Eviction bank targeted by protestors, arsonists

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Branches of KBC bank have been attacked amid increasingly angry protests over the role of bankers in the housing and evictions crises.

A KBC bank building in Swords, County Dublin was the subject of an arson attack on Saturday morning. This is the second firebombing of a KBC building in less than 48 hours. A fire also broke out at a KBC bank building on Sandwith Street in Dublin’s city centre last Thursday night.

The Belgian-owned bank has been at the centre of controversy over its violent evictions of those struggling to repay loans dating from the financial crisis. Most recently, a farming family in Strokestown, County Roscommon was the subject of an illegal and brutal expulsion by a hired gang of loyalists, who were in turn forced out by a “flying column” of anti-eviction activists.

The bank’s headquarters on Baggot Street has been a focal point for protestors, including an angry incident last weekend led by leading anti-eviction campaigner Ben Gilroy, which saw the bank come under direct physical attack.

Politicians have also held peaceful protests against the bank. Independent TDs Mattie McGrath, Michael Collins and Carol Nolan and members of the ‘Land League’ organisation took part in a sit-in protest at the Baggot Street branch earlier this week.

Demonstrators carried a coffin into the bank in protest at how evictions are being carried out.. The coffin, which was labelled with the words ‘We must think inside the box’, was placed on a counter inside the bank.

Offaly TD Carol Nolan said the way KBC had treated their latest victims, the McGann family in Roscommon, “was nothing short of a national disgrace”.

“For every Irish person it’s a stain on our society and shameful that such as thing is occurring”, she said. “It has to stop. It was the Irish taxpayers who bailed them out [after the 2008 crash] and it seems they’ve forgotten that.”

Another protest in Limerick, organised by Sinn Fein, was attended by 20 people. Local SF TD Maurice Quinlivan told the bank that it will “not stand by” and see Irish people evicted from their homes.

He said what happened in Roscommon was “totally unacceptable; that masked people like that can go in and evict Irish people out of their homes. It’s absolutely simply not acceptable and we won’t stand for that”.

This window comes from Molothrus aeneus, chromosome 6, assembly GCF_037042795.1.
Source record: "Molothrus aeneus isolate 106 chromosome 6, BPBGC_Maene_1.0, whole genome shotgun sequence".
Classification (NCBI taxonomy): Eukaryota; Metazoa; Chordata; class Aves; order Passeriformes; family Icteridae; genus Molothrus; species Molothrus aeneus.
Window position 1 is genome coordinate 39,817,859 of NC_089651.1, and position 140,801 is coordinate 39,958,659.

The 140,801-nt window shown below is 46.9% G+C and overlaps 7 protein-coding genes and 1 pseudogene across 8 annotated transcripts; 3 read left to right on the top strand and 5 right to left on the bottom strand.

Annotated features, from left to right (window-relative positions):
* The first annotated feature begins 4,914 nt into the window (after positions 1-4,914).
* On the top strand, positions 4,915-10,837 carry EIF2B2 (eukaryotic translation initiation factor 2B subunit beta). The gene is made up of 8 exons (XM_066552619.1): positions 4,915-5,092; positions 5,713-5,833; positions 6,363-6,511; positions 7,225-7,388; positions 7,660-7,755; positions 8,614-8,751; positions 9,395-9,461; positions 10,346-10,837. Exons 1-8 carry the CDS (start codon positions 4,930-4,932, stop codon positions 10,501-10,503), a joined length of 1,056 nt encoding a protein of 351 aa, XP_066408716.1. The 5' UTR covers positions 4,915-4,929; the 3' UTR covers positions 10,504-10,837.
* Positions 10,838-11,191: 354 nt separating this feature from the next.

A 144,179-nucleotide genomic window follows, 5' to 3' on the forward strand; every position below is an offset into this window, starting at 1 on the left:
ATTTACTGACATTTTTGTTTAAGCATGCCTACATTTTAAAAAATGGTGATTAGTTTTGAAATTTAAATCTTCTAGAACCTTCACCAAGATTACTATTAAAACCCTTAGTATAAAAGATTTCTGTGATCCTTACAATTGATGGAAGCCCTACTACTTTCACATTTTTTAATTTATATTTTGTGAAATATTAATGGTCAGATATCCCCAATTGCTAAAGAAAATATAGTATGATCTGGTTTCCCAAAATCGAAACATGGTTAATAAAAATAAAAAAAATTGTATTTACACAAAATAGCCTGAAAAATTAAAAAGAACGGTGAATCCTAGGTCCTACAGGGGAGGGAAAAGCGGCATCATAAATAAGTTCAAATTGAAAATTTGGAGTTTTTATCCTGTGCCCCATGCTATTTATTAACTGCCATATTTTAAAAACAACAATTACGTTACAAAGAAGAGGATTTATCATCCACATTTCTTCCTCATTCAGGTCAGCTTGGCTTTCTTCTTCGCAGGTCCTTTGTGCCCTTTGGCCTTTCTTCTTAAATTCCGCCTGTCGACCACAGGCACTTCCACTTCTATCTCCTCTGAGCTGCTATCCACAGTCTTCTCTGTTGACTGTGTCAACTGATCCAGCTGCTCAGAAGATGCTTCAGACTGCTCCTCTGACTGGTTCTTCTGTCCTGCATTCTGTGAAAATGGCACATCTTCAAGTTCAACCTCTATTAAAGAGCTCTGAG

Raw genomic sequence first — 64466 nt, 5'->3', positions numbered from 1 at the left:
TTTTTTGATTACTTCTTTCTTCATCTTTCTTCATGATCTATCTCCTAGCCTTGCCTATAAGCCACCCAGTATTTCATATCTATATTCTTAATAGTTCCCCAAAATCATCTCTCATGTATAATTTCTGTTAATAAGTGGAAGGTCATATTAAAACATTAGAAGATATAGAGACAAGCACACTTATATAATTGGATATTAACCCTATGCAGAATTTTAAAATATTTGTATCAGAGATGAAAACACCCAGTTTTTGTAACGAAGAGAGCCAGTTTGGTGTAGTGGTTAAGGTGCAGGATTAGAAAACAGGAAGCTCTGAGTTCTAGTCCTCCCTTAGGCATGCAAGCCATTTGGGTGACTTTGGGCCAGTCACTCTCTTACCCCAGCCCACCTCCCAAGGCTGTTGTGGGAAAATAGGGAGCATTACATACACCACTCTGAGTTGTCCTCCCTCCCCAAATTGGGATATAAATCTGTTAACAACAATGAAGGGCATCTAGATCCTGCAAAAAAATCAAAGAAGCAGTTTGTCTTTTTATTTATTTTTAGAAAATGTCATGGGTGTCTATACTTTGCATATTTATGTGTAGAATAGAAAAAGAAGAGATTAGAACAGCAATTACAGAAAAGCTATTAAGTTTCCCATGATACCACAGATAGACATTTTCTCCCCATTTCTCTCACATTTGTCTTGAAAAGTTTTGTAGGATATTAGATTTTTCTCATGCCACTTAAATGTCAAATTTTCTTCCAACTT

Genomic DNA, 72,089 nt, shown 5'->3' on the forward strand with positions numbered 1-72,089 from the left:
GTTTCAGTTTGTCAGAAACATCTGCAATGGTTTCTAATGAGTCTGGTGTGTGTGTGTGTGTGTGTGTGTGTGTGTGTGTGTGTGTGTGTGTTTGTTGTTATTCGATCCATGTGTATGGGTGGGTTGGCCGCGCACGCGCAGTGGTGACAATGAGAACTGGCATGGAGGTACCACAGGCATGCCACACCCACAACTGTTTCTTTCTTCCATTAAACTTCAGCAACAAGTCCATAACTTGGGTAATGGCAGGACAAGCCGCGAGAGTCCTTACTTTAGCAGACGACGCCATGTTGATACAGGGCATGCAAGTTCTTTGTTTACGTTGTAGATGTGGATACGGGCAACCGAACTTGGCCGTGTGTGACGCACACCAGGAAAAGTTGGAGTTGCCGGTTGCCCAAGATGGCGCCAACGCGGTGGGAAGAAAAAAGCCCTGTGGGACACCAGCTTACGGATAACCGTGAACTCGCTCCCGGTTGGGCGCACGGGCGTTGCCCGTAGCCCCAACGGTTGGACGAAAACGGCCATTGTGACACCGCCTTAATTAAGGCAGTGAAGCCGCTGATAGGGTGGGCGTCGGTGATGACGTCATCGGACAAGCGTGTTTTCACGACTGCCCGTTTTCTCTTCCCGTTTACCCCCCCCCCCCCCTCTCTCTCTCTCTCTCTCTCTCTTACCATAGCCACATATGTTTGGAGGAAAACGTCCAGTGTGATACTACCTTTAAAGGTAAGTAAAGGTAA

Sinn Fein, he said, had put “down a marker” for all banks and vulture funds “that anybody who tries to evict a family from their home against their wishes” will face a national protest campaign.

Other protests include one organised by Republican Sinn Fein, to will take place on Sunday in Strokestown.

Anger has exploded in rural areas at the stark inequalities arising from the 2008 financial crisis, exacerbated by the current right-wing government in Dublin. The violence comes as news emerged that ‘cowboy’ financial institutions whose gambling fuelled the Irish property crash of 2008 are to be repaid in full, and some with large profits.

A government decision to generously liquidate Anglo-Irish bank means that unsecured junior bondholders who invested in the fraudulent firm are to receive 270 million euro. The payout means that some speculators will have profited handsomely from the crisis, despite vows by right-wing politicians that they would receive nothing from the collapsed bank.

The 2008 crisis also shattered the Irish housing market, the continuing effects of which has contributed to a current (estimated) tally of 13,000 homeless, including 4,000 children. The rising numbers of evictions by ‘vulture funds’, who take over mortgages at a discount with a view to ousting borrowers, is a key factor in the surge of Irish homeless in recent months.

A bill to stop mortgages being sold without the consent of the borrower has been launched by Sinn Fein.

“The idea that we allow banks to just sell on to whoever, regardless of who they are, regardless of what their long-term interest is in the State, or how they will deal with those loans in the future without the consent of the borrower is simply not on,” said the party’s finance spokesperson Pearse Doherty.

“At a time when we see elderly people evicted from their homes in the dead of night and thousands of children living in hotels, this Bill aims to take action and put the power back in the hands of the people.”

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